Now over at the studios of WHYY, we had a nice conference room with large post-it white pads upon which the three work groups would take up these questions: What were the best ideas? What metrics are needed? What can be done in the short term? In the long term? What can you, yourself commit to doing to further this agenda?
Answer all of them in one hour, include all 6-8 members in your group. Pick a leader and pick a scribe.
I wasn’t ready for this. And I was more ready than most.
I was chosen leader of our group of 6. A crusading nurse practitioner, soon to hold a doctorate of nurse practitionership, volunteered to be scribe. We shared the job of leading.
We introduced everyone and got down to work.
“Okay. Everyone state one ‘best’ idea and how would we measure it.”
We actually came up with quite a few ideas. Some came from the conversations, others were our own.
- Widen and deepen the pipeline through programs that reach down into pre-school and mentor girls into the sciences and finally into medicine.
- Enjoin the ACGME and the AAMC (or some other outside agency with clout, like the Joint Commission for Hospitals) to link accreditation of schools and training programs to progress in gender equity.
- Develop educational programs for communities that begin health literacy in pre-school and include parents and children.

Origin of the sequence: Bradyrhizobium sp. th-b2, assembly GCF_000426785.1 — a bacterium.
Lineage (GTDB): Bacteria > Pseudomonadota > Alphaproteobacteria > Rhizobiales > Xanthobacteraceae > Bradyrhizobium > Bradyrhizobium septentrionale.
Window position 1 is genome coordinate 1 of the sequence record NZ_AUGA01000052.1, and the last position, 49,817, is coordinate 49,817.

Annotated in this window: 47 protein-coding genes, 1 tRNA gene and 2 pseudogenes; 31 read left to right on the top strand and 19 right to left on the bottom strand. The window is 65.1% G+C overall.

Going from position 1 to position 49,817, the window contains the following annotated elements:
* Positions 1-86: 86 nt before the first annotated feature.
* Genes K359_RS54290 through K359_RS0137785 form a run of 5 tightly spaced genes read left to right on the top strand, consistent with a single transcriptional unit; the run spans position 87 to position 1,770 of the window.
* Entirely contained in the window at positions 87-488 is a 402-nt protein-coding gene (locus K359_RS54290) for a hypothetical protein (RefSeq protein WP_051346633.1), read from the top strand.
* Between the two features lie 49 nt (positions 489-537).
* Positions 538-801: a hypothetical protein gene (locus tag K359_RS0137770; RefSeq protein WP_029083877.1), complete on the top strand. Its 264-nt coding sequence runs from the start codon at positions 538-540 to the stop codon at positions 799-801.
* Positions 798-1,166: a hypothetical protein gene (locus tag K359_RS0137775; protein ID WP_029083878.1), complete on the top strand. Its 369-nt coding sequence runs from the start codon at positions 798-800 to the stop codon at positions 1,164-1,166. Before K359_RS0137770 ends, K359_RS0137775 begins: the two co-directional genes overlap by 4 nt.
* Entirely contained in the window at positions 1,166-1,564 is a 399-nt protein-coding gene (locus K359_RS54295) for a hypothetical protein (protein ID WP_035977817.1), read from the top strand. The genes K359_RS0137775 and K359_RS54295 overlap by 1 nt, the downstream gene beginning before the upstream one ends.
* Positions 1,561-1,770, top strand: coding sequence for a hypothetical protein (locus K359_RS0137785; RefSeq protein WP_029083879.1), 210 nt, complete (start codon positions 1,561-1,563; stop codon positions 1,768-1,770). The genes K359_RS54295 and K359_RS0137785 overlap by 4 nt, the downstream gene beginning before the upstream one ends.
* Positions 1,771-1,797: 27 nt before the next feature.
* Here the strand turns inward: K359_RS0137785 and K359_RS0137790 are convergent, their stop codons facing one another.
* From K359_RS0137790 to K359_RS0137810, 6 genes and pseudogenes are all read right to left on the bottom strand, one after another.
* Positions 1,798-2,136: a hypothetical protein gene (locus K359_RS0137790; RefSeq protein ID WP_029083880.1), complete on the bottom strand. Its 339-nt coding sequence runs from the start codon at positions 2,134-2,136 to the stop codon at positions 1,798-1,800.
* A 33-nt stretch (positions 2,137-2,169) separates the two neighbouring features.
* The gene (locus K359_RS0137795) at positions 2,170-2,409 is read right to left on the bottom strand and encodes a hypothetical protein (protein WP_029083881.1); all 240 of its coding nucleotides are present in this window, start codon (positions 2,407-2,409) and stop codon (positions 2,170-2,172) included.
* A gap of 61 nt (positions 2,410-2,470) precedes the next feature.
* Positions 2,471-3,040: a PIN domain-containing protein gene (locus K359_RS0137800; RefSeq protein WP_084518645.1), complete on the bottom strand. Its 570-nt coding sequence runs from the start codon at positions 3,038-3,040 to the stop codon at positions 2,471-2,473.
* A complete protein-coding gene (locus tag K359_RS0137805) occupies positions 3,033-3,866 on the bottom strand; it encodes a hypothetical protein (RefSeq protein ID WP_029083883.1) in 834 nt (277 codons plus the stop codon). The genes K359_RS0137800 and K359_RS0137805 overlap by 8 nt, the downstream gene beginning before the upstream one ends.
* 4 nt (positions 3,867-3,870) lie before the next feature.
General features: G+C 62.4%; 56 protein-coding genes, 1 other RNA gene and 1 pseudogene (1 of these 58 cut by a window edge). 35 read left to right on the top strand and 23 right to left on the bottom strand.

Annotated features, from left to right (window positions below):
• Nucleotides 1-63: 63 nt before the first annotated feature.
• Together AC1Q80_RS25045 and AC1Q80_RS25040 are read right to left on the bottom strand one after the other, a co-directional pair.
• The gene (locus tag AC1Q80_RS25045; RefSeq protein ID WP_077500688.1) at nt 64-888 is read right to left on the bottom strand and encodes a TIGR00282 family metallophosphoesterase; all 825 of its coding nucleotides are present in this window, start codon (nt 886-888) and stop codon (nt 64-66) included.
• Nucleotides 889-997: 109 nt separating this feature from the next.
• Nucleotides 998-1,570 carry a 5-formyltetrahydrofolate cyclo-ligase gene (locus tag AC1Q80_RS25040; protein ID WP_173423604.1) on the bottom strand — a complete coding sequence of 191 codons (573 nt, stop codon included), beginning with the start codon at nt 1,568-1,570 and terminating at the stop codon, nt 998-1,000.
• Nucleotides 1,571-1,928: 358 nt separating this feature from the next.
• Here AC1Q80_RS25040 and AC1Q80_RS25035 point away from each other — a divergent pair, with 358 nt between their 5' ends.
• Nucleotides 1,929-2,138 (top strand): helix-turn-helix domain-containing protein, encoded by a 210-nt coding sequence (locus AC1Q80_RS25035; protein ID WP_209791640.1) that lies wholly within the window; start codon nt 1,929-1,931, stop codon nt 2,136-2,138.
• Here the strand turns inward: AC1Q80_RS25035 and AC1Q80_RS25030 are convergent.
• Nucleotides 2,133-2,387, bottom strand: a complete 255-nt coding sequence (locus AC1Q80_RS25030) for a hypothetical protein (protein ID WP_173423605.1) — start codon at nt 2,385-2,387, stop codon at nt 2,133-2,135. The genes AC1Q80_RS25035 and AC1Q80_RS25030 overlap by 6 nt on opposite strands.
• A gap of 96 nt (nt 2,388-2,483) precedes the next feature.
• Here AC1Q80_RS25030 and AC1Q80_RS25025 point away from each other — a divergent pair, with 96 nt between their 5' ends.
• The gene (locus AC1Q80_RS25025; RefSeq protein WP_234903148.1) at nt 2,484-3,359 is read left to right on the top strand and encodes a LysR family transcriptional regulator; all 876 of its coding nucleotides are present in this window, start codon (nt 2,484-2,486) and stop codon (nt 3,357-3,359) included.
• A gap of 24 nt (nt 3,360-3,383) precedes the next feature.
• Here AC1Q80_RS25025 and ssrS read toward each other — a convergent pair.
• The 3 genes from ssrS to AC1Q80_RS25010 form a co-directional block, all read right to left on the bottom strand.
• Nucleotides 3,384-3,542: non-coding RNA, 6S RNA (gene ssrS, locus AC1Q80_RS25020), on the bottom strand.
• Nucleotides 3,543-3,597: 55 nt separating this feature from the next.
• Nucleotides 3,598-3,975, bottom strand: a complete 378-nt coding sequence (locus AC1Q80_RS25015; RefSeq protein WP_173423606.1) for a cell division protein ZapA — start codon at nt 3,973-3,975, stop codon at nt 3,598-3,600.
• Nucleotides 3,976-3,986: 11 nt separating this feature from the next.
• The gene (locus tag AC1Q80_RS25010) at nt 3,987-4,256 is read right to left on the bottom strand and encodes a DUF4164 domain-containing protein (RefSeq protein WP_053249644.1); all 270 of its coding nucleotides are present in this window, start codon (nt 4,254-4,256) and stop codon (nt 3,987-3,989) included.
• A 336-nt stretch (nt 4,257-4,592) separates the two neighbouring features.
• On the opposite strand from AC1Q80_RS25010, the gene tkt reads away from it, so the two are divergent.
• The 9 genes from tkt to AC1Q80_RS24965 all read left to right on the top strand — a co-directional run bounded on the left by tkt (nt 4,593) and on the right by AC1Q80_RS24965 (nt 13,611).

- Build interdisciplinary teams to care for patients.
There were others, but the notes are now on big stickies being transcribed for delegates to munch on.
As for the metrics, those were tough. And to tell the truth, we didn’t have enough time to get to short term and long term projects. No one really showed any specific commitment. So I was worried that our presentation which loomed largely on my shoulders as leader, would not measure up.
Wrong again. Every group came up with good ideas. Metrics were absent, as were the short and long term goals and commitment strategies.
Our moderator summed up the problem: attitudes, access and education. We had hit on all three and then some.
We adjourned. I foraged for lunch and finding none, walked less purposefully back to the hotel. My feet hurt. My spirits deflated. My hopes dashed. I thought I might not return for the afternoon session on women in communications. But I did, and I am really glad I did.
There is so much to tell, you will have to wait for my next post: Women in the Media.